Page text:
British Columbia

Iranian-Canadians say they were detained, interrogated at U.S. border crossing

Some people trying to cross the border from British Columbia into the U.S. Saturday — many with American or Canadian citizenship, and of Iranian descent — say they were detained and interrogated for hours by U.S. border patrol agents.

U.S. Customs and Border Protection denies reports of people being held for questioning

Approximately 80 per cent of refugee claimants to B.C. cross the Canada-U.S. border through Peace Arch Park, in Surrey. (Elaine Thompson/Associated Press)

Some people trying to cross the border from British Columbia into the U.S. Saturday — many with American or Canadian citizenship, and of Iranian descent — say they were detained and interrogated for hours by U.S. border patrol agents.

Iranian-Canadian Sam Sadr of North Vancouver, B.C. and his family of four adults were headed to the Peace Arch border crossing Saturday morning for a weekend trip to Seattle.

When they arrived at the border he said they were told to go inside by U.S. border patrol agents. Their passports were confiscated and they were questioned for hours about birthplaces, family members, schooling, work histories — the same questions being asked over and over again, according to Sadr.

Finally, they were released to go back into Canada at 7:30 p.m. PT — 8.5 hours after they had arrived.

"That's discrimination," said Sadr. "I am a Canadian citizen."

U.S. Customs and Border Protection (CBP) are denying reports of people being held for questioning.

"Social media posts that CBP is detaining Iranian-Americans and refusing their entry into the U.S. because of their country of origin are false," said a CBP spokesperson. 

The CBP said wait times were longer than usual because of increased volume and reduced staff during the holiday season.

First trip to U.S. 

Sadr was born in Tehran, the capital of Iran, and received his Canadian citizenship two years ago. He hadn't visited the U.S. before.

He said he saw what he believes were more than 100 people of Iranian descent being held for questioning Saturday, some even holding Nexus cards.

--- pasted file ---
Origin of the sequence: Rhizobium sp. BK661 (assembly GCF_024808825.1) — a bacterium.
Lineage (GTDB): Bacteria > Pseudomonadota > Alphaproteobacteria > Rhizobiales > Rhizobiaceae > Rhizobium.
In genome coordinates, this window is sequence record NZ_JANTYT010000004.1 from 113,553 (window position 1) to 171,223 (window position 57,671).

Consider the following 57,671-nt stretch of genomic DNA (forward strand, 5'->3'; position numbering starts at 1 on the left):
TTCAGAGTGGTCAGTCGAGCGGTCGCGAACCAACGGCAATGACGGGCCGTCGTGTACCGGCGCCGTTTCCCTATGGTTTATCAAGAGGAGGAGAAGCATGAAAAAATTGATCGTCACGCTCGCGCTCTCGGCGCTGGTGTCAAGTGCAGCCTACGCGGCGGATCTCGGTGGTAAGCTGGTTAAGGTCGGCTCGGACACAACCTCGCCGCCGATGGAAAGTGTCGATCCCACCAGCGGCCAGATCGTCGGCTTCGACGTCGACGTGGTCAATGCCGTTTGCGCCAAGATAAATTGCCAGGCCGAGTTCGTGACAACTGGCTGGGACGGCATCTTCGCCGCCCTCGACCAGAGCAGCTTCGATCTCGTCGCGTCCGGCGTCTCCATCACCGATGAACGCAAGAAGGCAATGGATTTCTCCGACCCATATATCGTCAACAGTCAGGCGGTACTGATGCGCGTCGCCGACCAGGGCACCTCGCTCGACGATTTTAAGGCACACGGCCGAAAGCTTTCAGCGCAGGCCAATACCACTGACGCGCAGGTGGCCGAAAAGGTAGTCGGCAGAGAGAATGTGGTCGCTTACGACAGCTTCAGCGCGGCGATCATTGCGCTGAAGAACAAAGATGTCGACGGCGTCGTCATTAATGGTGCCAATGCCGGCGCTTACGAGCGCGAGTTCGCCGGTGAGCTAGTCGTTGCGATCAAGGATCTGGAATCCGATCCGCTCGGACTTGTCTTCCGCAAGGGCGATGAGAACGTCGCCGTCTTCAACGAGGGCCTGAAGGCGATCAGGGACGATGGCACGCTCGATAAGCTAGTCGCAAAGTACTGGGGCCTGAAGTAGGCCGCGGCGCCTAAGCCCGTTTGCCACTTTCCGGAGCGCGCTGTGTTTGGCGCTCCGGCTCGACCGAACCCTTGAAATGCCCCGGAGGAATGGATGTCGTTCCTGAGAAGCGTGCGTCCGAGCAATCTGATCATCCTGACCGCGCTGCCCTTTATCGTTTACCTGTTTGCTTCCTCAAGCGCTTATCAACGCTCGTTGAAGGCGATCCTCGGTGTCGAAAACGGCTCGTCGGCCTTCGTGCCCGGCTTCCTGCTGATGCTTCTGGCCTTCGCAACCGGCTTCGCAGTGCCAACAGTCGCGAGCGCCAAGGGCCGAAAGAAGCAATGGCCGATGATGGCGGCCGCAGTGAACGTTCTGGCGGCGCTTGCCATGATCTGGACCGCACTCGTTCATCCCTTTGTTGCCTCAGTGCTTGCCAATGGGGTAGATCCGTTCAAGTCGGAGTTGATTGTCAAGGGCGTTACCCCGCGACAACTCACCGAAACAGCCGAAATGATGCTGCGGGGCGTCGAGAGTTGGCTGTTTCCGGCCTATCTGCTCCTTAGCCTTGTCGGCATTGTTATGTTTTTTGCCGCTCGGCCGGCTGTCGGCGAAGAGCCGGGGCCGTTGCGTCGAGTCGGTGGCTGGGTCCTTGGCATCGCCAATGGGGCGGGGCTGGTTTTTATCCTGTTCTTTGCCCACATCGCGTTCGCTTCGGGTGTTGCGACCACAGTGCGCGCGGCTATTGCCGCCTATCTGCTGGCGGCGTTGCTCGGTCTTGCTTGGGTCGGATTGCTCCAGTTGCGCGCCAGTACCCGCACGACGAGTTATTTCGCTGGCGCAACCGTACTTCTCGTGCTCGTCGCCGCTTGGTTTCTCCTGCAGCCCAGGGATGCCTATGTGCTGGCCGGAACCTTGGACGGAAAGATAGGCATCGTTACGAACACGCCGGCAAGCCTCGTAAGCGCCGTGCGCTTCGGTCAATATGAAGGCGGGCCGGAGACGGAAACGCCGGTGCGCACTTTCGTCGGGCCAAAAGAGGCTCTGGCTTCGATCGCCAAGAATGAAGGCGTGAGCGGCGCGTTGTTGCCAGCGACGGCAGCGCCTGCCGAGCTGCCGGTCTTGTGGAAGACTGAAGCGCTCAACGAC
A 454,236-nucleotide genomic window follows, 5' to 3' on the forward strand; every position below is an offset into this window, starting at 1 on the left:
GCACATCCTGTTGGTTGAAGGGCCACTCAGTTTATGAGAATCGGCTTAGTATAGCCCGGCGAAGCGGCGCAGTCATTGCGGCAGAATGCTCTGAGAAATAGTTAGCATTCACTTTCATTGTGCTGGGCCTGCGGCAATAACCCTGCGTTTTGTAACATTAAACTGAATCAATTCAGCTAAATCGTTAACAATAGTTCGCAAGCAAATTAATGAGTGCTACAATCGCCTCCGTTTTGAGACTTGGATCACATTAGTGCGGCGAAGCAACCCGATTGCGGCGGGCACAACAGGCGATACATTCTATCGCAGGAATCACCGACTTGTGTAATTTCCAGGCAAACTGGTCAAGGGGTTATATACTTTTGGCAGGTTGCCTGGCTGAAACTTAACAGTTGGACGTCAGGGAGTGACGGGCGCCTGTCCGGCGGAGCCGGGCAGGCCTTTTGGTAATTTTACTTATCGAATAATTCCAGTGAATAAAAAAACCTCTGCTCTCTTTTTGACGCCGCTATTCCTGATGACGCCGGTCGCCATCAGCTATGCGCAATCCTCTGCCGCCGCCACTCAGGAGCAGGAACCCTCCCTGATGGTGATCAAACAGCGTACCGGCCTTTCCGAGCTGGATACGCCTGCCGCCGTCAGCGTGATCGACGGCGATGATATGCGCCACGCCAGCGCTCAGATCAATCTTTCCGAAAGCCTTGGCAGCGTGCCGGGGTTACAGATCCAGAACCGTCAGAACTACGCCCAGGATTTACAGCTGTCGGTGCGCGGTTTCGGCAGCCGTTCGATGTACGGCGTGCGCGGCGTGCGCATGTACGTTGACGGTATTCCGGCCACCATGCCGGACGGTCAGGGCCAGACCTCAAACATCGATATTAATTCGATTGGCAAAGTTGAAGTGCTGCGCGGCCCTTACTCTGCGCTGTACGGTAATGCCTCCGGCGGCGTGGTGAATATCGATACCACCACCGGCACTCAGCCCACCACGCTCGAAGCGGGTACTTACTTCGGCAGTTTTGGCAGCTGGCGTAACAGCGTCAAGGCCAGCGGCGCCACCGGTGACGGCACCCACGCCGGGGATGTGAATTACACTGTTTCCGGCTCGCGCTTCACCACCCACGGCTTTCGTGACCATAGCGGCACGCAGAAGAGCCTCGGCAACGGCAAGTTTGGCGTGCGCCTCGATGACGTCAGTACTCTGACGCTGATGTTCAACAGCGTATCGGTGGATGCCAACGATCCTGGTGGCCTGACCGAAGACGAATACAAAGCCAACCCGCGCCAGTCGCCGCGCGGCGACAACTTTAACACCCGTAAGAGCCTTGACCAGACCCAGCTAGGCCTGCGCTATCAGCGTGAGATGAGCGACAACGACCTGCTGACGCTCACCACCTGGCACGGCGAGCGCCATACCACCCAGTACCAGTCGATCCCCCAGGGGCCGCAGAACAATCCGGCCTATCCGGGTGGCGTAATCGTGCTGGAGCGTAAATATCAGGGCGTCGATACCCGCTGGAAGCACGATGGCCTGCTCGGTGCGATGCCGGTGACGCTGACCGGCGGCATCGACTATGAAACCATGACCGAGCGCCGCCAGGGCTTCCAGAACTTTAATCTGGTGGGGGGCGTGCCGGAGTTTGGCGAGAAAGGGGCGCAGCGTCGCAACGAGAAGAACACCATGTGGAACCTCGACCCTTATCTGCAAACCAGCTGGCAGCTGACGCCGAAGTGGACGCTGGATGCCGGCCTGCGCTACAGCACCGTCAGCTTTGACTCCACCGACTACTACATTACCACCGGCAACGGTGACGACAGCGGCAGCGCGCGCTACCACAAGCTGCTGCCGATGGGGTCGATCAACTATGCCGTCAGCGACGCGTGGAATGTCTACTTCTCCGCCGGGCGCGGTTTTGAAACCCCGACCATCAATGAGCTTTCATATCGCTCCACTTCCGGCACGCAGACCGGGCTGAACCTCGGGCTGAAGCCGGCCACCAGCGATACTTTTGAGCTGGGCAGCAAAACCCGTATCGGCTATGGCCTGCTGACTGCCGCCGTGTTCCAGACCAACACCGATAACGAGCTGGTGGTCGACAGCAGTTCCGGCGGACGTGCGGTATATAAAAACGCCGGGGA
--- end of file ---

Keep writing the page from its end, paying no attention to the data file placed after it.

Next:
Washington State Immigration lawyer Len Saunders believes the heightened scrutiny and extreme vetting of people with Iranian descent is because of U.S. President Donald Trump's order to have Qassem Soleimani, the notorious Iranian general killed.

Early Friday morning, a U.S. airstrike killed Soleimani, 62, and others as they travelled from Baghdad's international airport. The Pentagon said Trump ordered the U.S. military to take "decisive defensive action to protect U.S. personnel abroad."

"It's shocking that these people are being singled out for an action on the other side of the world," said Saunders.

The Office of Public Safety Minister Bill Blair said the Canada Border Services Agency has no involvement in the matter.

"All Canadian citizens, regardless of their background, are equal before and under the law, and no one will ever be arbitrarily detained at the Canadian border nor refused entry purely because of their ethnicity or religion," said the statement.

'Extremely troubling' says CAIR

The Council on American-Islamic Relations (CAIR) said more than  sixty Iranians and Iranian-Americans were detained at length and questioned at the Peace Arch border crossing as they attempted to re-enter following an Iranian pop music concert in Vancouver Saturday night.

"They're saying it was very terrifying. They had no idea what was happening," said Hoda Katebi, a writer and community organizer, in an interview.

In a statement, Masih Fouladi, executive director of CAIR Washington called the reports of people being detained are a clear violation of U.S. law.

"These reports are extremely troubling and potentially constitute illegal detentions of United States citizens," said Fouladi.

Sadr is angry and upset at the treatment he and his family endured for more than eight hours at the Peace Arch border, and says this will be the first and last time he tries to enter the U.S.

"[I] came here as a tourist, not a terrorist."

With files from Tanya Fletcher & Katie Nicholson

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